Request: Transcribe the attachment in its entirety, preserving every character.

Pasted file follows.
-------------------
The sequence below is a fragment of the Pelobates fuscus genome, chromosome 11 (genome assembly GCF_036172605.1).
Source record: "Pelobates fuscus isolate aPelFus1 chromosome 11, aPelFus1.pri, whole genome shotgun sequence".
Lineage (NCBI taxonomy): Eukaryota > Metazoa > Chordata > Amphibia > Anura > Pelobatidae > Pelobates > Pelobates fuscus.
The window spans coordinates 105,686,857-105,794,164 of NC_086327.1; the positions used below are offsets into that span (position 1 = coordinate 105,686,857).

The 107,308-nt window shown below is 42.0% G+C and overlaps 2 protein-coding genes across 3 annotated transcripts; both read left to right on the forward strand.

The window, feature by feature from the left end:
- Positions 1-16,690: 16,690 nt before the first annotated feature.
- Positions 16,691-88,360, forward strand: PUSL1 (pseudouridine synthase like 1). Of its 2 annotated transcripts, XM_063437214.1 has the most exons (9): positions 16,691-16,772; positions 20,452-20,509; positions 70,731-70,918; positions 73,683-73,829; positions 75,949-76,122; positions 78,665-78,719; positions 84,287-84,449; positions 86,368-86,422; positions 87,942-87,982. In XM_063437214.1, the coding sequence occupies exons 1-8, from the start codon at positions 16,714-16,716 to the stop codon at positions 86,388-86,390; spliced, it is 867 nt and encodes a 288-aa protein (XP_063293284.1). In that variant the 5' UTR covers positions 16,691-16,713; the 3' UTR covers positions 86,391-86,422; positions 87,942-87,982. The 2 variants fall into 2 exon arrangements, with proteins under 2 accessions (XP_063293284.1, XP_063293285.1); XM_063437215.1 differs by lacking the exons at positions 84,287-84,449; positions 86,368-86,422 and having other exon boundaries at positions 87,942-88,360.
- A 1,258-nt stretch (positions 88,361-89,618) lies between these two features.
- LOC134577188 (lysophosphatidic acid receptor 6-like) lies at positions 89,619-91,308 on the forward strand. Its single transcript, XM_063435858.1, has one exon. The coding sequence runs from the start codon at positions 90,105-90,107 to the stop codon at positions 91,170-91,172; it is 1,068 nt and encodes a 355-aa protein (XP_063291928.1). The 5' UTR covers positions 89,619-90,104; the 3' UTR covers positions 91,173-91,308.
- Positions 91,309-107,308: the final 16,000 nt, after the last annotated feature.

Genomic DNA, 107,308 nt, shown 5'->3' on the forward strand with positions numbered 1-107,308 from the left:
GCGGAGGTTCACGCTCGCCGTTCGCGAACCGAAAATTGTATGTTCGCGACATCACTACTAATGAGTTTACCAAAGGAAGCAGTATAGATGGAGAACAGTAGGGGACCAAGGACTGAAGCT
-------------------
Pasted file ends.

The sequence below is a fragment of the Pelobates fuscus genome, chromosome 11 (genome assembly GCF_036172605.1).
Source record: "Pelobates fuscus isolate aPelFus1 chromosome 11, aPelFus1.pri, whole genome shotgun sequence".
Lineage (NCBI taxonomy): Eukaryota > Metazoa > Chordata > Amphibia > Anura > Pelobatidae > Pelobates > Pelobates fuscus.
The window spans coordinates 105,686,857-105,794,164 of NC_086327.1; the positions used below are offsets into that span (position 1 = coordinate 105,686,857).

The 107,308-nt window shown below is 42.0% G+C and overlaps 2 protein-coding genes across 3 annotated transcripts; both read left to right on the forward strand.

The window, feature by feature from the left end:
- Positions 1-16,690: 16,690 nt before the first annotated feature.
- Positions 16,691-88,360, forward strand: PUSL1 (pseudouridine synthase like 1). Of its 2 annotated transcripts, XM_063437214.1 has the most exons (9): positions 16,691-16,772; positions 20,452-20,509; positions 70,731-70,918; positions 73,683-73,829; positions 75,949-76,122; positions 78,665-78,719; positions 84,287-84,449; positions 86,368-86,422; positions 87,942-87,982. In XM_063437214.1, the coding sequence occupies exons 1-8, from the start codon at positions 16,714-16,716 to the stop codon at positions 86,388-86,390; spliced, it is 867 nt and encodes a 288-aa protein (XP_063293284.1). In that variant the 5' UTR covers positions 16,691-16,713; the 3' UTR covers positions 86,391-86,422; positions 87,942-87,982. The 2 variants fall into 2 exon arrangements, with proteins under 2 accessions (XP_063293284.1, XP_063293285.1); XM_063437215.1 differs by lacking the exons at positions 84,287-84,449; positions 86,368-86,422 and having other exon boundaries at positions 87,942-88,360.
- A 1,258-nt stretch (positions 88,361-89,618) lies between these two features.
- LOC134577188 (lysophosphatidic acid receptor 6-like) lies at positions 89,619-91,308 on the forward strand. Its single transcript, XM_063435858.1, has one exon. The coding sequence runs from the start codon at positions 90,105-90,107 to the stop codon at positions 91,170-91,172; it is 1,068 nt and encodes a 355-aa protein (XP_063291928.1). The 5' UTR covers positions 89,619-90,104; the 3' UTR covers positions 91,173-91,308.
- Positions 91,309-107,308: the final 16,000 nt, after the last annotated feature.

Genomic DNA, 107,308 nt, shown 5'->3' on the forward strand with positions numbered 1-107,308 from the left:
GCGGAGGTTCACGCTCGCCGTTCGCGAACCGAAAATTGTATGTTCGCGACATCACTACTAATGAGTTTACCAAAGGAAGCAGTATAGATGGAGAACAGTAGGGGACCAAGGACTGAAGCT